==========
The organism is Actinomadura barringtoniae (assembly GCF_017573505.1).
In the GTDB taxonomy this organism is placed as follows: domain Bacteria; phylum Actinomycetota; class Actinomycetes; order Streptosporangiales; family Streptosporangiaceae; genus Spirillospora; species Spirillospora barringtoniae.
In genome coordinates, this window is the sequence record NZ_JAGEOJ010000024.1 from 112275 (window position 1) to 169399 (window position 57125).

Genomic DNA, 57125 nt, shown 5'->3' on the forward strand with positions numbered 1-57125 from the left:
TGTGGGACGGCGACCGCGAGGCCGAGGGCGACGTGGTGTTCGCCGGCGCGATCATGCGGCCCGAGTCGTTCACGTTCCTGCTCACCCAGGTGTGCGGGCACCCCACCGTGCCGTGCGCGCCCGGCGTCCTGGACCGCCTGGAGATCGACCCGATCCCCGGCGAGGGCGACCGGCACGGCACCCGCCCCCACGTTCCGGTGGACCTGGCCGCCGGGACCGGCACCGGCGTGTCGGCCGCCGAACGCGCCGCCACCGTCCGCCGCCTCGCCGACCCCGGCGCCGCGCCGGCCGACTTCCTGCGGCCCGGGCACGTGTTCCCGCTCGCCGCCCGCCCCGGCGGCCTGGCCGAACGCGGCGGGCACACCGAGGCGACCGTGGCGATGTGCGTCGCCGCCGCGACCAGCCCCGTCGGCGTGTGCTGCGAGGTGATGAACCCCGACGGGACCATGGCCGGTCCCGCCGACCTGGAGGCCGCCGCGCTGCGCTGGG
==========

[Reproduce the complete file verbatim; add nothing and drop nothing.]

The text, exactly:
The organism is Actinomadura barringtoniae (assembly GCF_017573505.1).
In the GTDB taxonomy this organism is placed as follows: domain Bacteria; phylum Actinomycetota; class Actinomycetes; order Streptosporangiales; family Streptosporangiaceae; genus Spirillospora; species Spirillospora barringtoniae.
In genome coordinates, this window is the sequence record NZ_JAGEOJ010000024.1 from 112275 (window position 1) to 169399 (window position 57125).

Genomic DNA, 57125 nt, shown 5'->3' on the forward strand with positions numbered 1-57125 from the left:
TGTGGGACGGCGACCGCGAGGCCGAGGGCGACGTGGTGTTCGCCGGCGCGATCATGCGGCCCGAGTCGTTCACGTTCCTGCTCACCCAGGTGTGCGGGCACCCCACCGTGCCGTGCGCGCCCGGCGTCCTGGACCGCCTGGAGATCGACCCGATCCCCGGCGAGGGCGACCGGCACGGCACCCGCCCCCACGTTCCGGTGGACCTGGCCGCCGGGACCGGCACCGGCGTGTCGGCCGCCGAACGCGCCGCCACCGTCCGCCGCCTCGCCGACCCCGGCGCCGCGCCGGCCGACTTCCTGCGGCCCGGGCACGTGTTCCCGCTCGCCGCCCGCCCCGGCGGCCTGGCCGAACGCGGCGGGCACACCGAGGCGACCGTGGCGATGTGCGTCGCCGCCGCGACCAGCCCCGTCGGCGTGTGCTGCGAGGTGATGAACCCCGACGGGACCATGGCCGGTCCCGCCGACCTGGAGGCCGCCGCGCTGCGCTGGG